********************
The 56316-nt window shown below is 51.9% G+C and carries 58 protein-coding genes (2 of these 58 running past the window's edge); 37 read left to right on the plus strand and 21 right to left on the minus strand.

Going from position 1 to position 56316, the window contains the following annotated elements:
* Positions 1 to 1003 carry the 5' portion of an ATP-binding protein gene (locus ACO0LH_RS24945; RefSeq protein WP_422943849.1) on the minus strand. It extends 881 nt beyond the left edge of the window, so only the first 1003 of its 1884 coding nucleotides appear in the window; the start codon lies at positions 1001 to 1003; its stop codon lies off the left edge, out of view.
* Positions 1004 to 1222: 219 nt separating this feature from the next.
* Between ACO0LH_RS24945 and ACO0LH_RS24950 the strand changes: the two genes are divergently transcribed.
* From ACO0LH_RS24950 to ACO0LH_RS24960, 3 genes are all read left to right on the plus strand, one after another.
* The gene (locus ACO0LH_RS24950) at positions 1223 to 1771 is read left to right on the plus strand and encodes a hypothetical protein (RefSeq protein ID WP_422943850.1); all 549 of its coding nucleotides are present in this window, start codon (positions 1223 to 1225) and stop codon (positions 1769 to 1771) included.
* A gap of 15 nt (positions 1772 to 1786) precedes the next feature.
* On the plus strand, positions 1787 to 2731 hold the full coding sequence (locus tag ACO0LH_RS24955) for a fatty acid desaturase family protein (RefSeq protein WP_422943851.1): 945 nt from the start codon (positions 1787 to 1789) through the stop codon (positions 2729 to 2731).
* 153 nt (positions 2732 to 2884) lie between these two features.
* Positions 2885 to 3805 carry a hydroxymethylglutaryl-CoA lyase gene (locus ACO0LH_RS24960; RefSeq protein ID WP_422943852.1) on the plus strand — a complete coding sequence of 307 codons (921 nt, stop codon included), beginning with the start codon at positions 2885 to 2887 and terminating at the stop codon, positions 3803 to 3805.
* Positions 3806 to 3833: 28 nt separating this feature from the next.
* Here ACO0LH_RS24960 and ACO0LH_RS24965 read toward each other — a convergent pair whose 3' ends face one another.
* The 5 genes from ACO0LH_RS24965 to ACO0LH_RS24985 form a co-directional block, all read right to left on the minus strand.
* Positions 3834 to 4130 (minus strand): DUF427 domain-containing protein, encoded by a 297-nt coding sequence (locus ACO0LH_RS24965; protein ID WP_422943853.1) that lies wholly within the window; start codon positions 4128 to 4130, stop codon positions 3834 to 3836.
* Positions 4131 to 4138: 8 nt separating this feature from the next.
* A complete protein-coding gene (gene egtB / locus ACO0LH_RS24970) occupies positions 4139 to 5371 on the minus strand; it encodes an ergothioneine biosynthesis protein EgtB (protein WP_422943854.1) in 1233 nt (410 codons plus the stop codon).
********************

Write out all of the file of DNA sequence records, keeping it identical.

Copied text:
The 56316-nt window shown below is 51.9% G+C and carries 58 protein-coding genes (2 of these 58 running past the window's edge); 37 read left to right on the plus strand and 21 right to left on the minus strand.

Going from position 1 to position 56316, the window contains the following annotated elements:
* Positions 1 to 1003 carry the 5' portion of an ATP-binding protein gene (locus ACO0LH_RS24945; RefSeq protein WP_422943849.1) on the minus strand. It extends 881 nt beyond the left edge of the window, so only the first 1003 of its 1884 coding nucleotides appear in the window; the start codon lies at positions 1001 to 1003; its stop codon lies off the left edge, out of view.
* Positions 1004 to 1222: 219 nt separating this feature from the next.
* Between ACO0LH_RS24945 and ACO0LH_RS24950 the strand changes: the two genes are divergently transcribed.
* From ACO0LH_RS24950 to ACO0LH_RS24960, 3 genes are all read left to right on the plus strand, one after another.
* The gene (locus ACO0LH_RS24950) at positions 1223 to 1771 is read left to right on the plus strand and encodes a hypothetical protein (RefSeq protein ID WP_422943850.1); all 549 of its coding nucleotides are present in this window, start codon (positions 1223 to 1225) and stop codon (positions 1769 to 1771) included.
* A gap of 15 nt (positions 1772 to 1786) precedes the next feature.
* On the plus strand, positions 1787 to 2731 hold the full coding sequence (locus tag ACO0LH_RS24955) for a fatty acid desaturase family protein (RefSeq protein WP_422943851.1): 945 nt from the start codon (positions 1787 to 1789) through the stop codon (positions 2729 to 2731).
* 153 nt (positions 2732 to 2884) lie between these two features.
* Positions 2885 to 3805 carry a hydroxymethylglutaryl-CoA lyase gene (locus ACO0LH_RS24960; RefSeq protein ID WP_422943852.1) on the plus strand — a complete coding sequence of 307 codons (921 nt, stop codon included), beginning with the start codon at positions 2885 to 2887 and terminating at the stop codon, positions 3803 to 3805.
* Positions 3806 to 3833: 28 nt separating this feature from the next.
* Here ACO0LH_RS24960 and ACO0LH_RS24965 read toward each other — a convergent pair whose 3' ends face one another.
* The 5 genes from ACO0LH_RS24965 to ACO0LH_RS24985 form a co-directional block, all read right to left on the minus strand.
* Positions 3834 to 4130 (minus strand): DUF427 domain-containing protein, encoded by a 297-nt coding sequence (locus ACO0LH_RS24965; protein ID WP_422943853.1) that lies wholly within the window; start codon positions 4128 to 4130, stop codon positions 3834 to 3836.
* Positions 4131 to 4138: 8 nt separating this feature from the next.
* A complete protein-coding gene (gene egtB / locus ACO0LH_RS24970) occupies positions 4139 to 5371 on the minus strand; it encodes an ergothioneine biosynthesis protein EgtB (protein WP_422943854.1) in 1233 nt (410 codons plus the stop codon).